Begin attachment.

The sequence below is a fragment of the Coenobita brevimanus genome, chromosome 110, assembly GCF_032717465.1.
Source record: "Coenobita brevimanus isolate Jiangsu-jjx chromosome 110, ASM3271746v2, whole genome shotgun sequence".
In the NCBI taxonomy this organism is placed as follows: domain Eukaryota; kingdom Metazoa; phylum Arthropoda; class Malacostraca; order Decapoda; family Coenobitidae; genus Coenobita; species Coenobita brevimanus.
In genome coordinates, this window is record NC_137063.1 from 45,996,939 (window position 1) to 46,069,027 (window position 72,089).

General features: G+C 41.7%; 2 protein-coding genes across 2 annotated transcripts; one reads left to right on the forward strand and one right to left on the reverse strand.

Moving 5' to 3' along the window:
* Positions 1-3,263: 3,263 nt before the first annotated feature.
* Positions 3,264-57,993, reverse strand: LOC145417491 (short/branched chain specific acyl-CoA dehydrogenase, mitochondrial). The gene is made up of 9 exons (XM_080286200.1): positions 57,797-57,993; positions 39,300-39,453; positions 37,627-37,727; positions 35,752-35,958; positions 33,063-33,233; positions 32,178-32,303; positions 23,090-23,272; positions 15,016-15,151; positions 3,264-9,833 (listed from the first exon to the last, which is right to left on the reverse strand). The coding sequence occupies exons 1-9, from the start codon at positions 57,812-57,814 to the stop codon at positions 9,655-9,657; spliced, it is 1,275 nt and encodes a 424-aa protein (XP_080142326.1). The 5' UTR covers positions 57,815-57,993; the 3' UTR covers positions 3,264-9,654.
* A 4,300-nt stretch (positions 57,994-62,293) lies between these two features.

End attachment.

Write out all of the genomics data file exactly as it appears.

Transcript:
The sequence below is a fragment of the Coenobita brevimanus genome, chromosome 110, assembly GCF_032717465.1.
Source record: "Coenobita brevimanus isolate Jiangsu-jjx chromosome 110, ASM3271746v2, whole genome shotgun sequence".
In the NCBI taxonomy this organism is placed as follows: domain Eukaryota; kingdom Metazoa; phylum Arthropoda; class Malacostraca; order Decapoda; family Coenobitidae; genus Coenobita; species Coenobita brevimanus.
In genome coordinates, this window is record NC_137063.1 from 45,996,939 (window position 1) to 46,069,027 (window position 72,089).

General features: G+C 41.7%; 2 protein-coding genes across 2 annotated transcripts; one reads left to right on the forward strand and one right to left on the reverse strand.

Moving 5' to 3' along the window:
* Positions 1-3,263: 3,263 nt before the first annotated feature.
* Positions 3,264-57,993, reverse strand: LOC145417491 (short/branched chain specific acyl-CoA dehydrogenase, mitochondrial). The gene is made up of 9 exons (XM_080286200.1): positions 57,797-57,993; positions 39,300-39,453; positions 37,627-37,727; positions 35,752-35,958; positions 33,063-33,233; positions 32,178-32,303; positions 23,090-23,272; positions 15,016-15,151; positions 3,264-9,833 (listed from the first exon to the last, which is right to left on the reverse strand). The coding sequence occupies exons 1-9, from the start codon at positions 57,812-57,814 to the stop codon at positions 9,655-9,657; spliced, it is 1,275 nt and encodes a 424-aa protein (XP_080142326.1). The 5' UTR covers positions 57,815-57,993; the 3' UTR covers positions 3,264-9,654.
* A 4,300-nt stretch (positions 57,994-62,293) lies between these two features.